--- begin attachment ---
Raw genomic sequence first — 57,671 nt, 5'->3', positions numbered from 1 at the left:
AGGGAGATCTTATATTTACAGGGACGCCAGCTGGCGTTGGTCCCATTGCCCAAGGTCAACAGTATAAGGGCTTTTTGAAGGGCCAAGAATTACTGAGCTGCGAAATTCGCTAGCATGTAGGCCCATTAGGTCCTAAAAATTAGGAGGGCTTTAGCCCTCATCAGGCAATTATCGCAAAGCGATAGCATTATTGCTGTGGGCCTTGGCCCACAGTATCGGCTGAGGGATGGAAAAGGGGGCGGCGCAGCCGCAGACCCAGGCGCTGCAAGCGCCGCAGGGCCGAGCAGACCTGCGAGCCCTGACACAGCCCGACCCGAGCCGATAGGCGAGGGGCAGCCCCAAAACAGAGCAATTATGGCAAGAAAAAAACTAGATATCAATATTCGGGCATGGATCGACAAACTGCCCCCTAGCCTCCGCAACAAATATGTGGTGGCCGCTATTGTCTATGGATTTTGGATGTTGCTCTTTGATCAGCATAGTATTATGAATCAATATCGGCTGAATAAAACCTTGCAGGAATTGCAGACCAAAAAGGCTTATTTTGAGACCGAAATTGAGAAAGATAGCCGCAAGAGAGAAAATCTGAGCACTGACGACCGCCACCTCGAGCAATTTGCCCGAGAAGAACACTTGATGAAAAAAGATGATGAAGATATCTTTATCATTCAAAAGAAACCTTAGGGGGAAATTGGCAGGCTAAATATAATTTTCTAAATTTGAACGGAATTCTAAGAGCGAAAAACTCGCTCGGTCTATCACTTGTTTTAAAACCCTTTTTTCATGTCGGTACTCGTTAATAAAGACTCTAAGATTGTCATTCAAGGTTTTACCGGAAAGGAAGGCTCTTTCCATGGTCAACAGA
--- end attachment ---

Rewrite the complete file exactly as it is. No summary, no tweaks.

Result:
Raw genomic sequence first — 57,671 nt, 5'->3', positions numbered from 1 at the left:
AGGGAGATCTTATATTTACAGGGACGCCAGCTGGCGTTGGTCCCATTGCCCAAGGTCAACAGTATAAGGGCTTTTTGAAGGGCCAAGAATTACTGAGCTGCGAAATTCGCTAGCATGTAGGCCCATTAGGTCCTAAAAATTAGGAGGGCTTTAGCCCTCATCAGGCAATTATCGCAAAGCGATAGCATTATTGCTGTGGGCCTTGGCCCACAGTATCGGCTGAGGGATGGAAAAGGGGGCGGCGCAGCCGCAGACCCAGGCGCTGCAAGCGCCGCAGGGCCGAGCAGACCTGCGAGCCCTGACACAGCCCGACCCGAGCCGATAGGCGAGGGGCAGCCCCAAAACAGAGCAATTATGGCAAGAAAAAAACTAGATATCAATATTCGGGCATGGATCGACAAACTGCCCCCTAGCCTCCGCAACAAATATGTGGTGGCCGCTATTGTCTATGGATTTTGGATGTTGCTCTTTGATCAGCATAGTATTATGAATCAATATCGGCTGAATAAAACCTTGCAGGAATTGCAGACCAAAAAGGCTTATTTTGAGACCGAAATTGAGAAAGATAGCCGCAAGAGAGAAAATCTGAGCACTGACGACCGCCACCTCGAGCAATTTGCCCGAGAAGAACACTTGATGAAAAAAGATGATGAAGATATCTTTATCATTCAAAAGAAACCTTAGGGGGAAATTGGCAGGCTAAATATAATTTTCTAAATTTGAACGGAATTCTAAGAGCGAAAAACTCGCTCGGTCTATCACTTGTTTTAAAACCCTTTTTTCATGTCGGTACTCGTTAATAAAGACTCTAAGATTGTCATTCAAGGTTTTACCGGAAAGGAAGGCTCTTTCCATGGTCAACAGA